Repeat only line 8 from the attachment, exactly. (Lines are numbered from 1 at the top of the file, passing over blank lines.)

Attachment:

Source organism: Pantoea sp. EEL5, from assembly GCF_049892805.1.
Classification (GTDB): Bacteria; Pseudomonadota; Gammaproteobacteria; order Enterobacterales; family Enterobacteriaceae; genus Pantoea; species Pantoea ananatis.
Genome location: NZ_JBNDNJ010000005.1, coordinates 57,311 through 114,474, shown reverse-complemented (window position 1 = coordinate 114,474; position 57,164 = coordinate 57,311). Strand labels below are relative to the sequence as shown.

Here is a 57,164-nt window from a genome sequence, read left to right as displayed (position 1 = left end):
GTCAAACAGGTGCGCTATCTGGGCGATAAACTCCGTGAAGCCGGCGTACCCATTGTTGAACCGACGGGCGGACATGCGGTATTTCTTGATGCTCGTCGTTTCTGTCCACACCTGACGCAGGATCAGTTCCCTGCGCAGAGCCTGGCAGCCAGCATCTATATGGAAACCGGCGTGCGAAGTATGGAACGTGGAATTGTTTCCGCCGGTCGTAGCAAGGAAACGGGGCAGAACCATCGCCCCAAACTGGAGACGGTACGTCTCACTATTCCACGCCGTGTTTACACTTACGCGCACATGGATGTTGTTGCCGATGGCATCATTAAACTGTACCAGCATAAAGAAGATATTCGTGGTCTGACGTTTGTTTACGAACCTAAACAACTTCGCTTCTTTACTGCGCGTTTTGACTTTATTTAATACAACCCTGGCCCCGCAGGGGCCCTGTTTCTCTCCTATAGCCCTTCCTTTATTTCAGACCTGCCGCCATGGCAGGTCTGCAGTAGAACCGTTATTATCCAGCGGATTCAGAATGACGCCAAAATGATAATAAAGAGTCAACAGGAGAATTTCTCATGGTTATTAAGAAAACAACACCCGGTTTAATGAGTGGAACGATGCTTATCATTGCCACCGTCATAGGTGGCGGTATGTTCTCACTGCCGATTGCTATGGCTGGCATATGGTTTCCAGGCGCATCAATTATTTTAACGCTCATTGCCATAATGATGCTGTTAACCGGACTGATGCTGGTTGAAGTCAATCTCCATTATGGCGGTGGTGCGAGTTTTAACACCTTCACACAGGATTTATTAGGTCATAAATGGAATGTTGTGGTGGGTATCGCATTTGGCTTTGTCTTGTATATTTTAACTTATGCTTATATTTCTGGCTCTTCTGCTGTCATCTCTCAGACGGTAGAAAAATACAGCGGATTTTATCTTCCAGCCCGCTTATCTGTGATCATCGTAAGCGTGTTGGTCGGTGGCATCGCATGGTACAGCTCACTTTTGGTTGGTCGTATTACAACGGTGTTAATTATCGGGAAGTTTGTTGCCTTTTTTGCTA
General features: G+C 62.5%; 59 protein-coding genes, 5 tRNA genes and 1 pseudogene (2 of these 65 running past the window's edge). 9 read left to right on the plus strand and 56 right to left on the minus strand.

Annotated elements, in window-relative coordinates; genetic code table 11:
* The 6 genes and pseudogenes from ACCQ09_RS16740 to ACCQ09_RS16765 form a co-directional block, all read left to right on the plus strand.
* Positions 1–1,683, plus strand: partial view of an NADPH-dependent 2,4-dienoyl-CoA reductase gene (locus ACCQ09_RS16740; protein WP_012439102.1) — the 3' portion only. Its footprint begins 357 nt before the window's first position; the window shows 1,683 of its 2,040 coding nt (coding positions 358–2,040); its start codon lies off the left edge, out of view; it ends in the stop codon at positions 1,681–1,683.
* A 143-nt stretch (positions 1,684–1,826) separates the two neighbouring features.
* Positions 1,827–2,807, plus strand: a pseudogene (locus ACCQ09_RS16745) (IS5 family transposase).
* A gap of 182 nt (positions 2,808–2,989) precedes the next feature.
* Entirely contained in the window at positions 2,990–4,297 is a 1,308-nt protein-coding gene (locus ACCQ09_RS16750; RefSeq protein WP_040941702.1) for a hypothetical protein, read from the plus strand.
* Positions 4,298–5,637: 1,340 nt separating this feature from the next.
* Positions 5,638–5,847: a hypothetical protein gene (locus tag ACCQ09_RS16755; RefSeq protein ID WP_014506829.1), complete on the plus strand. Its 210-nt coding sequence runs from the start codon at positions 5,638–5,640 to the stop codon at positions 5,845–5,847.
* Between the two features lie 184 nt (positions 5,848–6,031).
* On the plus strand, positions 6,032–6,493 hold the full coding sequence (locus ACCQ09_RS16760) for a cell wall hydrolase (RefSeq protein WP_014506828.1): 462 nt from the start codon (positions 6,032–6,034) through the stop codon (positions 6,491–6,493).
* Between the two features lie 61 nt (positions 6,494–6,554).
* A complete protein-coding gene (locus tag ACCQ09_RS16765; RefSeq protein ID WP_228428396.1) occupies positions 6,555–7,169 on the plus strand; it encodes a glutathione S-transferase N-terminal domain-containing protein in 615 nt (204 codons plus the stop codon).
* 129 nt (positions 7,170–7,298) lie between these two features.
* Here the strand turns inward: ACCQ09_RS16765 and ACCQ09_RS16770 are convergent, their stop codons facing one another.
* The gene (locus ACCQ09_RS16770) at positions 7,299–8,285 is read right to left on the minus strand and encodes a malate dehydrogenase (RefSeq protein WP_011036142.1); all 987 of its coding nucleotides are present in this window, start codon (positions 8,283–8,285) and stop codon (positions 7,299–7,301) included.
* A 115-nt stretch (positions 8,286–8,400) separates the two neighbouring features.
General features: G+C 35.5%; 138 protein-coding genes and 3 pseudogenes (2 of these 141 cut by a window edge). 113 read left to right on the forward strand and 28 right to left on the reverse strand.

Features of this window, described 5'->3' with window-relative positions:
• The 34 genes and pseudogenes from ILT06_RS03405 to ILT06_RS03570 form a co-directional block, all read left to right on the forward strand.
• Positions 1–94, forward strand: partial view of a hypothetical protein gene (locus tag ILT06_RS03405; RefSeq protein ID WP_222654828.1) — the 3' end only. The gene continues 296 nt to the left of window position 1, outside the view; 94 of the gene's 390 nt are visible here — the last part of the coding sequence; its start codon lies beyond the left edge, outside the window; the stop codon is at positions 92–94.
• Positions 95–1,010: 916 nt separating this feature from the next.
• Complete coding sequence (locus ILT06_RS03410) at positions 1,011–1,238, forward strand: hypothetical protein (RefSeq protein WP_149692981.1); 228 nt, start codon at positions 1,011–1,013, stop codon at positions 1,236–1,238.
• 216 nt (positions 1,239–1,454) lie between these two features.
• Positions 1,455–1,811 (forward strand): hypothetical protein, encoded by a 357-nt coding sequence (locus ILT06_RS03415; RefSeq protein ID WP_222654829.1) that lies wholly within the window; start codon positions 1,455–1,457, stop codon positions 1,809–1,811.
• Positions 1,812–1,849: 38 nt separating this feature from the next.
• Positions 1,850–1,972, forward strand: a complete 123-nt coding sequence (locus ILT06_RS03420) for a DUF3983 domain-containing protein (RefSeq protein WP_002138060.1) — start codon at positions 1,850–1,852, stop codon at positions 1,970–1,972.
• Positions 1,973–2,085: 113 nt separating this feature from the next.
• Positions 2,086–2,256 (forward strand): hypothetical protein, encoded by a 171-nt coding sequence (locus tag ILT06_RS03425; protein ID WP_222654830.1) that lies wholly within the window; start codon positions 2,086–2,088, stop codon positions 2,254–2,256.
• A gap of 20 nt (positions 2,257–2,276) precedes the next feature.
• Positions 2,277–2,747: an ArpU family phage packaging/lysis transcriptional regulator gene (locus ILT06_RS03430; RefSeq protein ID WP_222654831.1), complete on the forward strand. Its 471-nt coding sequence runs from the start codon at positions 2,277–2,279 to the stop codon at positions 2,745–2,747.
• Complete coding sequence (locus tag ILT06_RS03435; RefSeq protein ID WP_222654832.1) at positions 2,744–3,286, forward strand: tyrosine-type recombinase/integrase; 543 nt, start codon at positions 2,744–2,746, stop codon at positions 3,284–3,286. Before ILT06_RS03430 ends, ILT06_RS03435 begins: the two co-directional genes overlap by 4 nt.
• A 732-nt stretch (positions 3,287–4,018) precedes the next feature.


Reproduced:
* The 6 genes and pseudogenes from ACCQ09_RS16740 to ACCQ09_RS16765 form a co-directional block, all read left to right on the plus strand.